The teacher, of course, was the only one to conduct health and physical education classes - held during recess usually. Often, it was a game of "Rounders," "Pom Pom Pull Away," "Hide and Seek," or the like. There was little equipment, and little knowledge of bodily needs. Besides, all of the children got plenty of exercise walking to and from school, and doing many chores around the farm early and late.
There werenít very many books, as I said, and usually children were expected to provide their own. Often this resulted in quite a variety of books.
Lights like the ones in the lovely decorated tin ceiling above you were not usually found in schools until about 1935, when they got rural electrification. Mostly, there were just wall-hanging kerosene lamps, such as the one you see in our front hall. There was always quite the danger of a fire from these, so they were rarely used during the school day. You just looked harder and squinted if it was a dark day.
As I said, the stove was the only source of heat in the wintertime. The fire was often started by an older boy in the community, or the teacher herself would start it when she came to school. Getting the wood was a very important part of a studentís familyís responsibilities. They brought or stored wood in the woodshed over the course of the wintertime. If they didnít contribute their share, sometimes the teacher made that child sit the furthest from the stove!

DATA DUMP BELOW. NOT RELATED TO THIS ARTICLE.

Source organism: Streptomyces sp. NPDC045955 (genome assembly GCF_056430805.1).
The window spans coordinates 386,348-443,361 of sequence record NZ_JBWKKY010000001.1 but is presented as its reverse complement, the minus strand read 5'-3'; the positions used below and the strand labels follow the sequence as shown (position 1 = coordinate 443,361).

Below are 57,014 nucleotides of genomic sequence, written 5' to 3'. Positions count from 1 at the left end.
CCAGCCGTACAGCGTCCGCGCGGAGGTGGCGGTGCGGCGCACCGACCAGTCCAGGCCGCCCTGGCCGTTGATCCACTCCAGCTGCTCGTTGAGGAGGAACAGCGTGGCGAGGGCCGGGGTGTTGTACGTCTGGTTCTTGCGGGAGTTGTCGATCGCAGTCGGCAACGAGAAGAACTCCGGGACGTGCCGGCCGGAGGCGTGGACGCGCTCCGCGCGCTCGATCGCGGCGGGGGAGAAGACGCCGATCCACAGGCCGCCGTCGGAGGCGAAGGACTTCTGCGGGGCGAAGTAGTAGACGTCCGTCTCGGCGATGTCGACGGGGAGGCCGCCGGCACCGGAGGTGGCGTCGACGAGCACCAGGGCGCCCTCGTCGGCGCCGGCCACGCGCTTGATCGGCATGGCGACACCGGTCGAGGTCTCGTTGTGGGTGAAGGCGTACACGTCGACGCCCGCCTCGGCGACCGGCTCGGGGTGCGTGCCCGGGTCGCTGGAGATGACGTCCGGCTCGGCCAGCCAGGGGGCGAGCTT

And so began the school day. The children walked or were driven by the cart, wagon, or some brought their own horse, to remain tied outside until school was over. Then, after the excitement of greetings and exchange of news, the teacher or her helper rang the bell for classes to begin.
Depositing lunch sacks or buckets on the proper shelf, hanging up any outer clothing, the children entered the classroom and went to their seats. Iím sure this sounds familiar to you all. However, there would be a major difference--some of the children in your room would be beginning readers, and others might be full-grown men and women who were coming back during a slack work time to resume lessons. Sometimes these young people had to try for years to learn enough to pass one grade! Often they became discouraged, and as soon as they mastered the simplest reading and arithmetics, they quit for more important things--things that earned money, or got more pressing farm work done.
Anyway, the school day usually began with something of interest to everybody, like saying the Pledge of Allegiance, or singing. Then the reading lessons began. At first, when everyone brought their own books, the teacher would have each child recite out loud so she could tell that they were really working. Imagine the noise in those school rooms! In fact, they were called "blab schools!" However, soon all could see that this was hard on everybody and not a good way to learn, and books were graded and given to a group of children who were at about the same ability. Then the teacher would have each group or grade up to the front to recite quietly with her, while the others sat in their seats and prepared for class. By recess, all had completed reading, and were ready for play. Often the teacher would play, too. This was the beginning of P. E. After recess, the lessons resumed with arithmetic, science, geography, or whatever the teacher had decided upon. Then came lunch time. This was usually an hour, but no one had the time or a way to get home, so everyone sat in their desks and ate. Sometimes some mothers might prepare hot soups, sometimes a child might bake a potato on the hot stove, but most just brought something from home. Noon hour was our favorite time for play, and we had a lot of fun ice skating on a nearby pond, walking in the woods, or playing games.